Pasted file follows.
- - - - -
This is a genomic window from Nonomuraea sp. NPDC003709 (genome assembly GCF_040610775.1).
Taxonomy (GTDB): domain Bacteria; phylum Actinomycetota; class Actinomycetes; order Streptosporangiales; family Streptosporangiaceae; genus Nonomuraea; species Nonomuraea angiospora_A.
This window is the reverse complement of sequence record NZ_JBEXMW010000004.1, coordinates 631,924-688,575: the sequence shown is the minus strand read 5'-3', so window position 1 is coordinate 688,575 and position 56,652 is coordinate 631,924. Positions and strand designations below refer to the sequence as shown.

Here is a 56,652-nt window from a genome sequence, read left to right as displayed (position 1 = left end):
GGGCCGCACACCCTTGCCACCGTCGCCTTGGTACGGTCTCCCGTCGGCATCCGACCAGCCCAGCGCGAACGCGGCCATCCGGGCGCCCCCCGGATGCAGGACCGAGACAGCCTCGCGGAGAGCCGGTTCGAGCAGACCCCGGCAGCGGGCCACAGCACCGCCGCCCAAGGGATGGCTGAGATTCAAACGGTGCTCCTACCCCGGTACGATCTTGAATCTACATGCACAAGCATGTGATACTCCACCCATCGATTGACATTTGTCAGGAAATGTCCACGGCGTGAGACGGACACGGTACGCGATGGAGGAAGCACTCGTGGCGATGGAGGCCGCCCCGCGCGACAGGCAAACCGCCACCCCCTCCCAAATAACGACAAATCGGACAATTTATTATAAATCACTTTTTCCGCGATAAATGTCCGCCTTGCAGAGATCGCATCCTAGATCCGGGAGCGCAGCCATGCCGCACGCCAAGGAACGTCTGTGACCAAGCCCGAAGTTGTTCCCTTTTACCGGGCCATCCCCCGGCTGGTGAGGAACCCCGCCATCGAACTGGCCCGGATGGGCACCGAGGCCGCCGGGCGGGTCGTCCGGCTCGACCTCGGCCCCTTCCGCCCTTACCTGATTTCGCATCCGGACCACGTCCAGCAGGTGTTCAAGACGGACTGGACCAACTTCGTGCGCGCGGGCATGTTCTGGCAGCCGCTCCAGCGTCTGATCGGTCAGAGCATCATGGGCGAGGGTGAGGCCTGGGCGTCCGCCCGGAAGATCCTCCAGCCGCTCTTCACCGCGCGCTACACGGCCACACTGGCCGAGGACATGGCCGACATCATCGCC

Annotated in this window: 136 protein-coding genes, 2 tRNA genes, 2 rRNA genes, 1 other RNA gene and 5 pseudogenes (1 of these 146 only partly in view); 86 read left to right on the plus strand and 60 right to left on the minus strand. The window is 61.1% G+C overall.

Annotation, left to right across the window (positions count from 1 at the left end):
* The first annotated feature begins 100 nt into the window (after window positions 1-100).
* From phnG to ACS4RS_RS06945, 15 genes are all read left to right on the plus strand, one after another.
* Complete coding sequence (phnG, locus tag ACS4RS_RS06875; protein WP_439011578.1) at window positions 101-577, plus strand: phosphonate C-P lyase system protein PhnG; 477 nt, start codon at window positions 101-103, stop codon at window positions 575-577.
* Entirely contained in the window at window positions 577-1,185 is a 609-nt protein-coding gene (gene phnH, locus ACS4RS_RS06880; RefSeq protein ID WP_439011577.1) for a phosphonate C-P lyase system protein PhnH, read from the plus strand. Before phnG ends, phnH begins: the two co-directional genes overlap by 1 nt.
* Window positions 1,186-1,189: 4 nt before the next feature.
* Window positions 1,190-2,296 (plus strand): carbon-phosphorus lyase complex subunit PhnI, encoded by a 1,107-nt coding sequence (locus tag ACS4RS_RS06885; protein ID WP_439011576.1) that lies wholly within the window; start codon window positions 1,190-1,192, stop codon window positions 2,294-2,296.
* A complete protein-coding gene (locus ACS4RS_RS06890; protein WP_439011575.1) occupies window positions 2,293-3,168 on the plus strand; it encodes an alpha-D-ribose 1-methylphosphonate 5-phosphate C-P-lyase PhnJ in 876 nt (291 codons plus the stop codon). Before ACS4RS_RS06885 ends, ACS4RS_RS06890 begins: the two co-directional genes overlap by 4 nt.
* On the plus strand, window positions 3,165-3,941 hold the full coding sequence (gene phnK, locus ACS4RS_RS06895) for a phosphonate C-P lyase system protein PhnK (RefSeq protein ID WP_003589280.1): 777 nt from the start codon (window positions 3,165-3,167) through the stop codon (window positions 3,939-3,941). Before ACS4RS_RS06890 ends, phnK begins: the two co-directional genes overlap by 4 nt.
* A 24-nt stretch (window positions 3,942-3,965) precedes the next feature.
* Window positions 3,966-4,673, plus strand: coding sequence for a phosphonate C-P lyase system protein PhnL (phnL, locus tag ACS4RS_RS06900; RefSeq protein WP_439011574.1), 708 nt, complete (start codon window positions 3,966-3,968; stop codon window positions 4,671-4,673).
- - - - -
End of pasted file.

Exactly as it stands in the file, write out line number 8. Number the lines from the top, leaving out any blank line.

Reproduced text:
* The first annotated feature begins 100 nt into the window (after window positions 1-100).